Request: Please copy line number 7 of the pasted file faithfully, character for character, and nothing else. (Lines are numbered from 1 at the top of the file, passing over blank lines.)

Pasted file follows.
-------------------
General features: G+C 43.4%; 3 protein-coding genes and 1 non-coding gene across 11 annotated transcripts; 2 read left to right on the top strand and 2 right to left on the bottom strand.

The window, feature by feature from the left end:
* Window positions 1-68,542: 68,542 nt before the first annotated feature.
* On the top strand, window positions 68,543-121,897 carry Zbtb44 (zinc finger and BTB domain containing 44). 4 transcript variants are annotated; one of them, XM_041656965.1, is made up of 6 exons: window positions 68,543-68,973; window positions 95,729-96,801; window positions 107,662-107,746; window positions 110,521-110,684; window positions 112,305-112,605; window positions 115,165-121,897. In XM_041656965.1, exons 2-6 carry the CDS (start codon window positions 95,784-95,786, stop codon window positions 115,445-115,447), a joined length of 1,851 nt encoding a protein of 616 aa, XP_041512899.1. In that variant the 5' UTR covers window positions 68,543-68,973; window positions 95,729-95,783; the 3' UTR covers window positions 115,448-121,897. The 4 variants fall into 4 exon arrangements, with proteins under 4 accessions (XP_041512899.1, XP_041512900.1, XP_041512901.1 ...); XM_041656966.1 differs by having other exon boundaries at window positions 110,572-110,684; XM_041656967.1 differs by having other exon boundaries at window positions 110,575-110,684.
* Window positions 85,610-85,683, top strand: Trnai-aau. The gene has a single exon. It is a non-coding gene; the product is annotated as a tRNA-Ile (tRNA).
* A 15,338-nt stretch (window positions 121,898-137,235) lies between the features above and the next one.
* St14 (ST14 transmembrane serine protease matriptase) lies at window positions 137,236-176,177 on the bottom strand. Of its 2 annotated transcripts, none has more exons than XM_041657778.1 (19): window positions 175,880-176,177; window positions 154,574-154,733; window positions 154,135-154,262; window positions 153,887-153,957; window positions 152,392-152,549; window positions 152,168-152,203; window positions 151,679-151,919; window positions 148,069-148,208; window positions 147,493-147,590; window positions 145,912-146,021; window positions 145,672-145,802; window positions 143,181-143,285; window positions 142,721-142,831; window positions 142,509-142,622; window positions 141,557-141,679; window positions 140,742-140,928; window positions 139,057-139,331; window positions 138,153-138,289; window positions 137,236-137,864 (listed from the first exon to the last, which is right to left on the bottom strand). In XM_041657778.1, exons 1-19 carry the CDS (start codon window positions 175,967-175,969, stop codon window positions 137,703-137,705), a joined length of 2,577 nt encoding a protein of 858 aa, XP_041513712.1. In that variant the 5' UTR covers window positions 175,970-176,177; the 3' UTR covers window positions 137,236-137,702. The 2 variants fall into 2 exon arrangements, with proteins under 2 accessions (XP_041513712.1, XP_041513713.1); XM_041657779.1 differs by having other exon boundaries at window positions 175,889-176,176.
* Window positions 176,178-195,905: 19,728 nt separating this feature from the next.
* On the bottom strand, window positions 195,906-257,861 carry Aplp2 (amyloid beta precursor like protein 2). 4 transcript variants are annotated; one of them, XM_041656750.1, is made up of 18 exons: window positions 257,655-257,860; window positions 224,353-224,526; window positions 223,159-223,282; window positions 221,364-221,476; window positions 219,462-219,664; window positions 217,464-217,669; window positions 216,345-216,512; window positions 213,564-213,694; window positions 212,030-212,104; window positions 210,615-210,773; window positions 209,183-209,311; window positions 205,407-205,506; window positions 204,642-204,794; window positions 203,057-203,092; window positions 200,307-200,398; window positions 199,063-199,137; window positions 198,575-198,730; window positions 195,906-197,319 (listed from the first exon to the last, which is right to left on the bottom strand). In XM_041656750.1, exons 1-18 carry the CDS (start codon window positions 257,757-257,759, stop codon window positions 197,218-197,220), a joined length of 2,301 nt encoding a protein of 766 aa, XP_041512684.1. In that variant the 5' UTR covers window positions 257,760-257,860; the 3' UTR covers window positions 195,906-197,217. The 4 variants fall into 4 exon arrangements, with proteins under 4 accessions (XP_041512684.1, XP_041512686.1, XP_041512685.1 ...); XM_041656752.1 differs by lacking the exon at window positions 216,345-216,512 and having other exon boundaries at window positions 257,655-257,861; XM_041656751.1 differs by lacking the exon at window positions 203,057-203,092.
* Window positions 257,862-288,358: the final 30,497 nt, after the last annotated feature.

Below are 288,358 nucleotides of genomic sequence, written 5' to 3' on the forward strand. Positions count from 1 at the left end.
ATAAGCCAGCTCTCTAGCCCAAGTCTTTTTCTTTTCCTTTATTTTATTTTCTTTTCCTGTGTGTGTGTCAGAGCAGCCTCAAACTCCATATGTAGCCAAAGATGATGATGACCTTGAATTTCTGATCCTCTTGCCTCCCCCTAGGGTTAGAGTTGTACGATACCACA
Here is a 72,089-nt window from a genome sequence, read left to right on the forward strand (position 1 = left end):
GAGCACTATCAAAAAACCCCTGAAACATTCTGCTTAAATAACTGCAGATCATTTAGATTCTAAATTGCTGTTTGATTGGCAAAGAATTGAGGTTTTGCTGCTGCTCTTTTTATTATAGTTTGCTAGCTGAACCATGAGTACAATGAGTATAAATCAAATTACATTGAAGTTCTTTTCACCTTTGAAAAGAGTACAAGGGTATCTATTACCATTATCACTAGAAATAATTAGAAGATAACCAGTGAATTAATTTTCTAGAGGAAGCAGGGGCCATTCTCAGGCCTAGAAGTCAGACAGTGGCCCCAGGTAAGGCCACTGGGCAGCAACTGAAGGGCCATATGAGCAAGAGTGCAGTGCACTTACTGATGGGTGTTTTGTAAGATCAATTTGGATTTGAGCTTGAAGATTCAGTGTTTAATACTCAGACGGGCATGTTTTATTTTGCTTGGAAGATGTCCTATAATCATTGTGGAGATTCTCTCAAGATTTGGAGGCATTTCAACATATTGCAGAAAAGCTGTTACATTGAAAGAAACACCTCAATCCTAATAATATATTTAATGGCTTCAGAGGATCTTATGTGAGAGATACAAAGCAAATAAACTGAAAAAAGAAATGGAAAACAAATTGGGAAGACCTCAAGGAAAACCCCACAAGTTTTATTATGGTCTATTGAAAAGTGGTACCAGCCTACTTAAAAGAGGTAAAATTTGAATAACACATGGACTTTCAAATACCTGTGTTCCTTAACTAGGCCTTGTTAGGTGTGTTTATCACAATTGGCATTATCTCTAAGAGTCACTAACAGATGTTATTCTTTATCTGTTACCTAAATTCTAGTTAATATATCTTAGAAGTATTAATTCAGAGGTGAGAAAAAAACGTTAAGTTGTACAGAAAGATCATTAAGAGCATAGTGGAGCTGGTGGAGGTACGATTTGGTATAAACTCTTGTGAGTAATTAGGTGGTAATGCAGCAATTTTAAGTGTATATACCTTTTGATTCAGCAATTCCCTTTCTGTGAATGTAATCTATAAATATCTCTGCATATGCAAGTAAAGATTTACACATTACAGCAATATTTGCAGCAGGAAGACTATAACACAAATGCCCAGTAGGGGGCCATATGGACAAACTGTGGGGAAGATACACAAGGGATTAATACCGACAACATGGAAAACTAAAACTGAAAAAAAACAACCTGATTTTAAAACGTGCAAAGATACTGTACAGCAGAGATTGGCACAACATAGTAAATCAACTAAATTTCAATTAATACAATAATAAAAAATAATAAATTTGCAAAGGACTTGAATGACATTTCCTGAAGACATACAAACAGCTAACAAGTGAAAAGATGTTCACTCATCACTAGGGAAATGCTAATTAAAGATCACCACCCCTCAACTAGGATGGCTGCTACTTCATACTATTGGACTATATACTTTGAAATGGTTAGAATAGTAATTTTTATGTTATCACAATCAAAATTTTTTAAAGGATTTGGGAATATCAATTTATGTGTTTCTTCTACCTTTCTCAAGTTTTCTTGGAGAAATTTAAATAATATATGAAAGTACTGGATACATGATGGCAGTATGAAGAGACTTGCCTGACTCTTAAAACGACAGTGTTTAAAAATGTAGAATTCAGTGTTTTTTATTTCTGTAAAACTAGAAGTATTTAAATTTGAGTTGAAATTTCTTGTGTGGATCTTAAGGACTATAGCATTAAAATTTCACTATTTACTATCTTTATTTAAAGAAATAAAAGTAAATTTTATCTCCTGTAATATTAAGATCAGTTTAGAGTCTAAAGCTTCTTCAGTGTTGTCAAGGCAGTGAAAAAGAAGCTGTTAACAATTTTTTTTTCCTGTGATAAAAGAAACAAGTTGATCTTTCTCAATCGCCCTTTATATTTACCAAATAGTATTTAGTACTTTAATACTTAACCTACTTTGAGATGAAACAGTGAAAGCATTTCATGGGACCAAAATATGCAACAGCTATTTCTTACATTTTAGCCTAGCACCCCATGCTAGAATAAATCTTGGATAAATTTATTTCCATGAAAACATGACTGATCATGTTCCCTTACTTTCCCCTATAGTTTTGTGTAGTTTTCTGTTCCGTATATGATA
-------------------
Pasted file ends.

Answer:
* St14 (ST14 transmembrane serine protease matriptase) lies at window positions 137,236-176,177 on the bottom strand. Of its 2 annotated transcripts, none has more exons than XM_041657778.1 (19): window positions 175,880-176,177; window positions 154,574-154,733; window positions 154,135-154,262; window positions 153,887-153,957; window positions 152,392-152,549; window positions 152,168-152,203; window positions 151,679-151,919; window positions 148,069-148,208; window positions 147,493-147,590; window positions 145,912-146,021; window positions 145,672-145,802; window positions 143,181-143,285; window positions 142,721-142,831; window positions 142,509-142,622; window positions 141,557-141,679; window positions 140,742-140,928; window positions 139,057-139,331; window positions 138,153-138,289; window positions 137,236-137,864 (listed from the first exon to the last, which is right to left on the bottom strand). In XM_041657778.1, exons 1-19 carry the CDS (start codon window positions 175,967-175,969, stop codon window positions 137,703-137,705), a joined length of 2,577 nt encoding a protein of 858 aa, XP_041513712.1. In that variant the 5' UTR covers window positions 175,970-176,177; the 3' UTR covers window positions 137,236-137,702. The 2 variants fall into 2 exon arrangements, with proteins under 2 accessions (XP_041513712.1, XP_041513713.1); XM_041657779.1 differs by having other exon boundaries at window positions 175,889-176,176.